Hands down, the best thing you can cook in your pot is… water. Water is the one thing that you will have a hard time burning over the intense flame of your cook stove. That water can then be added to a prepared meal and left to cook in a coozie.

This will completely prevent the issue of trying to get burnt food off the bottom of your pot.

Are Titanium Pots Safe For Cooking In?

Titanium pots are safe for cooking, and they’re a popular choice because they don’t have the health risks linked to nonstick pots coated with PTFE. Since titanium cookware is PTFE-free, you don’t have to worry about chemicals getting into your food if it’s overheated.

Overall, using titanium pots can give you peace of mind about your health and safety while you cook.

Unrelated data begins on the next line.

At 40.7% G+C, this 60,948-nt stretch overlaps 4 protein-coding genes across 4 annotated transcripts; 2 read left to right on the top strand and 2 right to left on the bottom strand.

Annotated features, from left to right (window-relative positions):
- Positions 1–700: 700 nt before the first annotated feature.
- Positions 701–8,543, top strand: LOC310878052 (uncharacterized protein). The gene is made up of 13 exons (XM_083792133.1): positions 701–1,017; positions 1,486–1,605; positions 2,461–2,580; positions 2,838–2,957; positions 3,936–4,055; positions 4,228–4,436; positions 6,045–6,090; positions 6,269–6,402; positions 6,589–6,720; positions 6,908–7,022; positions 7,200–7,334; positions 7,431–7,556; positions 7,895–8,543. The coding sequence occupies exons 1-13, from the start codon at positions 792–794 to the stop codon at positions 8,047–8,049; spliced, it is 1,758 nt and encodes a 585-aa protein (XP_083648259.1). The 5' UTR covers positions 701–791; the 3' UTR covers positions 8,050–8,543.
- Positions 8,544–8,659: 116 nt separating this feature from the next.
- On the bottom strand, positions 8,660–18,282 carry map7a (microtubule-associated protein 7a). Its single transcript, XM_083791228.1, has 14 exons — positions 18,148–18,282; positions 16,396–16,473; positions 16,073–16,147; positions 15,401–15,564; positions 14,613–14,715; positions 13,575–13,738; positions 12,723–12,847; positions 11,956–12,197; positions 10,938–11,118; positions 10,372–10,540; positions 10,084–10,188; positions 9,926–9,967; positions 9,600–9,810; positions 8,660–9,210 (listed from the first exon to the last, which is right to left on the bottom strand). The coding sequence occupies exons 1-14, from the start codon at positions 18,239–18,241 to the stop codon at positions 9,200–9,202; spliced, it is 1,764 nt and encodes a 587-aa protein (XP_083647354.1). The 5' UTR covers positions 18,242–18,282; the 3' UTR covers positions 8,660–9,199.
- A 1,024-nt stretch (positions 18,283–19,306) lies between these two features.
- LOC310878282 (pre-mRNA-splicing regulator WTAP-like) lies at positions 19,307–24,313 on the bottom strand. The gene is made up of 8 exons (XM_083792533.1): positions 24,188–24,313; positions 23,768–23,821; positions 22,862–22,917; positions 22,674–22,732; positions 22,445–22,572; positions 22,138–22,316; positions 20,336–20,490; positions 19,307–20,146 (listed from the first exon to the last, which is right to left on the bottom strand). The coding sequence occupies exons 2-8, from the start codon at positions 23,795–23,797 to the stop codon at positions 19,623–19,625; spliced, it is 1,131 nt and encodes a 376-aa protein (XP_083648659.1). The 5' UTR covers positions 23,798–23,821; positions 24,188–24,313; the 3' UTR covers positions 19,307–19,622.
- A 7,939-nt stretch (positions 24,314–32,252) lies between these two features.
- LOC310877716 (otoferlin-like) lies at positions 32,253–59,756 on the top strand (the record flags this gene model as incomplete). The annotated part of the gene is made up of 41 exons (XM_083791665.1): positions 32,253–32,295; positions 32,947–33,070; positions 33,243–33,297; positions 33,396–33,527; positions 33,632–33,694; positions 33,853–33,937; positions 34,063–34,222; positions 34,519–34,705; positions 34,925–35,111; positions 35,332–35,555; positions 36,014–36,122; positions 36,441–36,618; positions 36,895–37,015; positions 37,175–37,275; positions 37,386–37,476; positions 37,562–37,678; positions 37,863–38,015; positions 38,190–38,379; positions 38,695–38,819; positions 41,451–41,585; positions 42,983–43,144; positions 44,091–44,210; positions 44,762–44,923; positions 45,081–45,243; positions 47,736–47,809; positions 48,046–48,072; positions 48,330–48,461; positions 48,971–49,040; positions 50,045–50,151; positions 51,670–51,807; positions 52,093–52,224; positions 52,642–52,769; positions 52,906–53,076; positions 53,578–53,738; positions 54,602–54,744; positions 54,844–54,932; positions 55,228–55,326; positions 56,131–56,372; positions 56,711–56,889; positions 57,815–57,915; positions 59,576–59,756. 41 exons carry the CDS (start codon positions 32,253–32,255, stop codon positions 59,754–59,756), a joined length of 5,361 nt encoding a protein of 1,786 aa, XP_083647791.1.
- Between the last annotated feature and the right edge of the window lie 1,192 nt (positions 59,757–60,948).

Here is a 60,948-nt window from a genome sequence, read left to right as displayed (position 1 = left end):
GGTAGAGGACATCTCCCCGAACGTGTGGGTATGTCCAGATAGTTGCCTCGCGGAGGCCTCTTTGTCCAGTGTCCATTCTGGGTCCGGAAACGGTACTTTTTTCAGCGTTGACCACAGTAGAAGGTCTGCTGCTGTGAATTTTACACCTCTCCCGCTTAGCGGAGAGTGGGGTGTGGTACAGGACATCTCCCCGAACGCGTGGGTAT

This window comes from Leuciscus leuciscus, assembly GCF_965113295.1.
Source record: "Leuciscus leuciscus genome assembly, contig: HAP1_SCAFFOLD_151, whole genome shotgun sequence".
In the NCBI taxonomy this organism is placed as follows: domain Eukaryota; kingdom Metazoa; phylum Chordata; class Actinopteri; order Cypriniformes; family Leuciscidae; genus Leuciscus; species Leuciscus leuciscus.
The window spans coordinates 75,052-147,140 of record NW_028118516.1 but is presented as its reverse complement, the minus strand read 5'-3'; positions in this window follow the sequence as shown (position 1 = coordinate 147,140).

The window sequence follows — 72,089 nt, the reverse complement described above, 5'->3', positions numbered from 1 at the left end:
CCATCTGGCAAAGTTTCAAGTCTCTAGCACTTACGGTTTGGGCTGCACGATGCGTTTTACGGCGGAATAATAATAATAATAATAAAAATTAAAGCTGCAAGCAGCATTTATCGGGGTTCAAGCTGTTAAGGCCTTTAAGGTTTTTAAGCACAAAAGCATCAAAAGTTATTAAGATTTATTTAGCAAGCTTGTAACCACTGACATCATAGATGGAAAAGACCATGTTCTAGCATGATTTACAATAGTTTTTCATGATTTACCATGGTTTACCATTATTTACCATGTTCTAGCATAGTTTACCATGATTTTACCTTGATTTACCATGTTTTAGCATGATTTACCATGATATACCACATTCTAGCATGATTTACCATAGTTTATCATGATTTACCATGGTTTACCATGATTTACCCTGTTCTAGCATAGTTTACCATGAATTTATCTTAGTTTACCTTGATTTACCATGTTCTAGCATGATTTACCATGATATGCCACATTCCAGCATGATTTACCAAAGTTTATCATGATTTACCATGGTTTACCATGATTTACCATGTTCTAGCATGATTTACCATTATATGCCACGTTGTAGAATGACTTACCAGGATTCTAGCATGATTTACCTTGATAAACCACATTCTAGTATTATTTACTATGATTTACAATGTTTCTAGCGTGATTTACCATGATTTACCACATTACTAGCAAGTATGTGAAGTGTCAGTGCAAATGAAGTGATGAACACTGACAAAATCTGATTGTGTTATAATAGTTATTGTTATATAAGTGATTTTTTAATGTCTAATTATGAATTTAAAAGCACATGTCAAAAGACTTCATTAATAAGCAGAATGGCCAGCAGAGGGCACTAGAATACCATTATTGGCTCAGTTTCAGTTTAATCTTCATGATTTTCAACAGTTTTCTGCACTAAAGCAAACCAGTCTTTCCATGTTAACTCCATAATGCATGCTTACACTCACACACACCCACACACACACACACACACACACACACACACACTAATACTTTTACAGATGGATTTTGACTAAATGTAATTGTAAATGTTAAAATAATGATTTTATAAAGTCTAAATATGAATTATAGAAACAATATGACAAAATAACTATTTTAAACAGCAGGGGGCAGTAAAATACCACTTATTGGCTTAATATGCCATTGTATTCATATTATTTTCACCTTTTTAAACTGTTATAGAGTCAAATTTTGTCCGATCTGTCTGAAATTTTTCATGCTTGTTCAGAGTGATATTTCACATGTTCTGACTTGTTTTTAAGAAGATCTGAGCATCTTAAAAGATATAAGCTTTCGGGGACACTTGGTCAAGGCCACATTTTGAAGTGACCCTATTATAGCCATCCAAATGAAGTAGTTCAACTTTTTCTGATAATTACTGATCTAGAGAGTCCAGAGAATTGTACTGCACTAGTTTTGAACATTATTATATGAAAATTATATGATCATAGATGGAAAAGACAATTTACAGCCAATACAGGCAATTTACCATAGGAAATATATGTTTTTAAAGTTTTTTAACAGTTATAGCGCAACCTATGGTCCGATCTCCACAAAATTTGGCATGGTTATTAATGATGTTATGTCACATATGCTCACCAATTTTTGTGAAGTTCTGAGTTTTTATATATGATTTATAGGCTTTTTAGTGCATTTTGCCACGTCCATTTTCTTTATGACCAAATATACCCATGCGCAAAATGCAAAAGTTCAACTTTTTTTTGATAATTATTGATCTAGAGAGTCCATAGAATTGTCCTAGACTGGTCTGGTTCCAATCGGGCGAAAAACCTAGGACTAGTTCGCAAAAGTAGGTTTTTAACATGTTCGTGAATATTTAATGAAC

Should You Get A Titanium Cook Pot?

For solo camping, the decision to get a stainless steel cook pot or a titanium one has never been harder.

Not too long ago, price was a major factor in which you chose, as titanium pots were at least half again as expensive as stainless steel. Now that has changed and they are pretty comparable in price, at least for the most part.

For me that just leaves weight and durability as the deciding factors.

Stainless steel will be a couple ounces heavier, but will be more durable and put up with more abuse than titanium. Titanium will be lighter, but you have to be a little nicer to it.

Does a couple ounces of weight in your pack matter to you? Would you rather have durability or a couple less ounces in your pack. That is really the decision you have to make.

In either case, a pot from a reputable company, well cared for, will last many seasons out on the trail.

titanium pots for backpacking